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Thursday, 31 March 1966


Mr HAWORTH - I can quite understand the action of the honorable member for Wills (Mr. Bryant). His conscience is pricking him. He realises that he has been exposed as one of the members of the

Opposition who is totally opposed to the United States of America. He is very like some of the people in his electorate who are tied to the Communist policy. I can quite understand that in this House he feels his conscience pricking a little. Nevertheless he has to take it, and we on this side of the House are going to give it to him. We know that all Australians note at the present time with a good deal of pleasure the many attempts by the United States of America to reach a satisfactory and peaceful solution in South Vietnam. The Honolulu Declaration and the preceding talks were clear demonstrations of this. We know that the United States is in Vietnam for no other reason than to resist aggression. The United States has no selfish or private interest in this bitter war. Nor does Australia. It is fair to say that the United States has backed up its words of peace by a willingness to launch an extensive development programme in South Vietnam. We remember with interest the remarks made by President Johnson in his radio address from the Johns Hopkins University at Baltimore when he said that he would ask Congress to join in a $US1,000 million investment in South East Asia. He continued -

We want nothing for ourselves, only that the people of South Vietnam be allowed to guide their own country in their own way.

If Hanoi spurns offers like this and if the Communists use the respite in the bombing of their territory - which they did recently over the New Year celebrations period - simply to increase their military strength, we can do nothing but deny them that strength where and when circumstances present themselves. If we have to continue fighting we shall fight. But at all times we should make it clear beyond doubt that we are prepared to take any reasonable steps to secure peace for South Vietnam at any time. This we have done. I believe that the reason why North Vietnam and Ho Chi Minh have rebuffed every approach to a peace settlement is because of their belief that they are winning the propaganda battle. I should remind the House that the war in South Vietnam is not a civil war that has been suggested by the Leader of the Opposition. This is the type of propaganda that the Communists like. This is the kind of diversion that they wish to promulgate throughout the community. All I want to say about that particular type of propaganda is that it is not based on fact, because I have before me a copy of the special report to the co-chairmen of the Geneva Conference on Indo-China in 1962. In this report the Indian representative and the Canadian representative denied that this was a civil war and said that it was a war of aggression. As long as Ho Chi Minh and his Government of North Vietnam can find agencies and people who will peddle this type of mis-statement, people like the honorable member for Wills (Mr. Bryant) who has been on his feet so many times tonight and is prepared to peddle the propaganda of the Communists that Ho Chi Minh would like him to spread, the war in Vietnam will be prolonged.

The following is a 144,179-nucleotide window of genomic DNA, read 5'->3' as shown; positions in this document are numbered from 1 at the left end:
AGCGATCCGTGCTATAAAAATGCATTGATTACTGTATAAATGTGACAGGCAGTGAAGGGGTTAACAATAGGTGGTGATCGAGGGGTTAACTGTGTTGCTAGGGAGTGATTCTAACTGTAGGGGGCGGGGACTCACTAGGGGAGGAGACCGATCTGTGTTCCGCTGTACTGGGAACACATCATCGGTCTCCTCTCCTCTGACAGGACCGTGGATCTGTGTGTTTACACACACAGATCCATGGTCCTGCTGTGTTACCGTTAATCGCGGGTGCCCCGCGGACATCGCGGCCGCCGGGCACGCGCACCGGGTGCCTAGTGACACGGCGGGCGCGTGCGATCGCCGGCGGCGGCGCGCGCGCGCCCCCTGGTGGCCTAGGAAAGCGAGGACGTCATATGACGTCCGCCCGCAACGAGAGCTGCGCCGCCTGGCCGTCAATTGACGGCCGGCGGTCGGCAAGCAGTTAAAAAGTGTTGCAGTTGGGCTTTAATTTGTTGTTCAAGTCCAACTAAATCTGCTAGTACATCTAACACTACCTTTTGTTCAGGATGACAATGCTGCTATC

Somebody wrote an article recently on the stupidity of intelligence which he claimed was at the heart of the propaganda war. He said that Ho Chi Minh was resting heavily on this sort of stupidity to bring him success. The writer added -

Let us assume that all the demonstrators all over the world against war in Vietnam are everything they say they are - sincerely desirous for an honorable peace, troubled by the bombing of the civil population of North and South Vietnam, generally afraid that we may be trapped into a hopeless war with China and worried by the power of the United States. The trouble is that these people are inadvertently working against all things they want and are creating all things they fear most. They are not promoting peace but postponing it. They are not persuading the United States or their allies to end the war but deceiving Ho Chi Minh and General Giap into prolonging it.

This is the sort of thing that is going on at demonstrations and teach ins to try to create the impression in the community that those concerned are against the war in China. They are deceiving Ho Chi Minh into believing they have some force in the community when they have not. This Government does not believe, and I do not believe, that there are purely military solutions in Vietnam. It is an over-simplification to suggest that we do believe that. The United States and Australia and many other allied countries are already bending their best efforts in Vietnam towards a political and social solution of the many problems of that troubled country. The military role is not an end in itself but a means to an end - the end that peace and social justice may be brought to this rice bowl of Asia.

Debate (on motion by Mr. McIvor) adjourned.

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